The telecommunications market is undergoing radical change. A key driver is the new 5G mobile communications standard. 5G is not just a new standard, but a revolution because it will take the performance of mobile communications to a whole new level. 5G also opens up completely new services and business models that cover all industries and thus influence society as a whole.
The development is rapid. For the year 2025, 1.2 billion 5G connections are already forecast worldwide.
A mobile communication network that can cope with these future scenarios has to be extremely powerful. Estimates are for data rates from 10 Gbit/s for uploading and 20 Gbit/s for downloading. This is many times faster than the current 4G expansion stage LTE Advanced (up to 1 Gbit/s for uploading, and up to 4 Gbit/s for downloading). Latency in a 5G network, that is, the time it takes for information to reach the recipient from the sender, should be a maximum of one millisecond.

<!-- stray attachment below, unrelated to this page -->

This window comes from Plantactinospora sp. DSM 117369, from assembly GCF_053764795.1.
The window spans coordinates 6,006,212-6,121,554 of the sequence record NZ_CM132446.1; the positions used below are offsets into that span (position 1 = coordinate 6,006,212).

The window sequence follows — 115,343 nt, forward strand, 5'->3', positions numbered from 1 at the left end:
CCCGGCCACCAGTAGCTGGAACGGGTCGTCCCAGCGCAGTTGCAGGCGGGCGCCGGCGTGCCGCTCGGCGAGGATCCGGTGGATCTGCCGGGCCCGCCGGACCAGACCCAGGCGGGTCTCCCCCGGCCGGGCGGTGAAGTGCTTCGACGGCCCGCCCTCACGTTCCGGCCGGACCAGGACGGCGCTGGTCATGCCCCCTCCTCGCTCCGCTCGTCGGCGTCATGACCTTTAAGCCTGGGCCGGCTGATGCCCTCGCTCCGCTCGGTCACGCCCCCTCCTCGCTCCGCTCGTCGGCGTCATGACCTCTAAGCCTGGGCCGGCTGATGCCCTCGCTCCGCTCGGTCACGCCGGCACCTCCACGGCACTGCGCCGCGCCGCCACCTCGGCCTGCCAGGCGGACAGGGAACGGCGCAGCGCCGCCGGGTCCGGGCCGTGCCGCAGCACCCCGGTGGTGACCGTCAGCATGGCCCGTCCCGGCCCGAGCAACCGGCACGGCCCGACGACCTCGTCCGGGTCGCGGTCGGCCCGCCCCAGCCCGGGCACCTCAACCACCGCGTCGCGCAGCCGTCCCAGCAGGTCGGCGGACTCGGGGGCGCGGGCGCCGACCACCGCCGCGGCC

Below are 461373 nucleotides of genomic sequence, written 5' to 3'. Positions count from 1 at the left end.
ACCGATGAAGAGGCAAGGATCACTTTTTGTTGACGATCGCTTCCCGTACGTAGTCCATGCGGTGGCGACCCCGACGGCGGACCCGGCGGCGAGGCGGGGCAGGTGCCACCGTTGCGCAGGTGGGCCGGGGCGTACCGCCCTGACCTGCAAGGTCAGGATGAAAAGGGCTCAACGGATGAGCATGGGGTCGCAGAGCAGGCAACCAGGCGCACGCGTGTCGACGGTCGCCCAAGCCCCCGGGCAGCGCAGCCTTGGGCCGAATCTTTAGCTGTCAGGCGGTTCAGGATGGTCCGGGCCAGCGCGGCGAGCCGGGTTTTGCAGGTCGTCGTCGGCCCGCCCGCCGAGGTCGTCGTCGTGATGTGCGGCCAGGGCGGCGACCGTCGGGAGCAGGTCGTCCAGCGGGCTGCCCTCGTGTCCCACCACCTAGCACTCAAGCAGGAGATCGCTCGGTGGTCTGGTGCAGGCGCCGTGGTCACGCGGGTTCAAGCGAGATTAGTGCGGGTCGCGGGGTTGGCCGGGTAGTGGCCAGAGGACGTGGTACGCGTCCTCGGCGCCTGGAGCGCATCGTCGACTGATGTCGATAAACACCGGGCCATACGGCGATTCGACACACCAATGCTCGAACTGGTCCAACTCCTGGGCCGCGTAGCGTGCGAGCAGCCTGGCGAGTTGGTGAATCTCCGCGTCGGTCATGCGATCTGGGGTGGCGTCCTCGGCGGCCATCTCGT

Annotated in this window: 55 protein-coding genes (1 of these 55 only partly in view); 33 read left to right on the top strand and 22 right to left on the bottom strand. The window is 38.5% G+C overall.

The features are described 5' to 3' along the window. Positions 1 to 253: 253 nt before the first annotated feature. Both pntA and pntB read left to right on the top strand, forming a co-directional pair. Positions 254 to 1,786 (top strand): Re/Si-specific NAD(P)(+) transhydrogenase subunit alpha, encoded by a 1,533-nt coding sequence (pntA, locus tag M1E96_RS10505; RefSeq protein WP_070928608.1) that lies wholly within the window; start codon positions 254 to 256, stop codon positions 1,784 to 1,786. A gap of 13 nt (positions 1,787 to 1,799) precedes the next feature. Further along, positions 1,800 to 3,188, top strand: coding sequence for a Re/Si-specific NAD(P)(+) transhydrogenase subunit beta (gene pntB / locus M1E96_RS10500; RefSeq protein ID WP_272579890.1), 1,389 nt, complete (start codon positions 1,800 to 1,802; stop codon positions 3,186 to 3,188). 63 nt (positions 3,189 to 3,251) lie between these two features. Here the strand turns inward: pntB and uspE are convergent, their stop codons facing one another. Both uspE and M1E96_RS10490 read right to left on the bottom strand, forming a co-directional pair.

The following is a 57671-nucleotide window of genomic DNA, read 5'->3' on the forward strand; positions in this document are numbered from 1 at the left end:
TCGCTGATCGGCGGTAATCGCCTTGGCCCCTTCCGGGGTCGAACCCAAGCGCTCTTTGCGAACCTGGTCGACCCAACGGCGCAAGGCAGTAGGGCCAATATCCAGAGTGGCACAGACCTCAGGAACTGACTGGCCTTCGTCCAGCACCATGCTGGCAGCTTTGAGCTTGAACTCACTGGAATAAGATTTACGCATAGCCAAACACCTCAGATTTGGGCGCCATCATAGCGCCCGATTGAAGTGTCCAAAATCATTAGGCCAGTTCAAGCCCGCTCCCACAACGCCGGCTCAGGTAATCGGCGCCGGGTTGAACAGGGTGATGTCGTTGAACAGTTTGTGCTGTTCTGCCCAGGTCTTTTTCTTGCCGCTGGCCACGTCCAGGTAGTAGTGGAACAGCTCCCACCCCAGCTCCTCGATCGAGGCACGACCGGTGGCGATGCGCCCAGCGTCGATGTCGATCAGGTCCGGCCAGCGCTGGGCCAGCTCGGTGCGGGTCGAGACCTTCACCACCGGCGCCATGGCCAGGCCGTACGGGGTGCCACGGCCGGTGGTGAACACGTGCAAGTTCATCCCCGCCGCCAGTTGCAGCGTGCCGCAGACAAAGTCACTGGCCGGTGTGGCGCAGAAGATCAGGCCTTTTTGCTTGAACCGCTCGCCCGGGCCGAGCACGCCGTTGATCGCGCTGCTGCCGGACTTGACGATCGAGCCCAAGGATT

The lowest latency and extremely fast data rates are based on new technology: Compared to four transmitting and receiving units in a current Deutsche Telekom LTE antenna, in a 5G network there will be 64 transmitting and receiving units. This will provide much better mobile coverage for users and the network will be more tightly knit, which also means connectivity will be more stable.
All of this is only possible with a 5G data network that is served by the computational power of edge data centers close to the antennas that can analyze, process, and administer the data. Edge serves as a decentralized IT system that operates close to the IoT or mobile communication hub.
Edge data centers contribute to the increased intelligence of the networks as the newest generation are software-defined networks (SDN) and can use machine-learning algorithms to adjust as necessary. For example, networks can react to peak demand at certain times with additional capacity.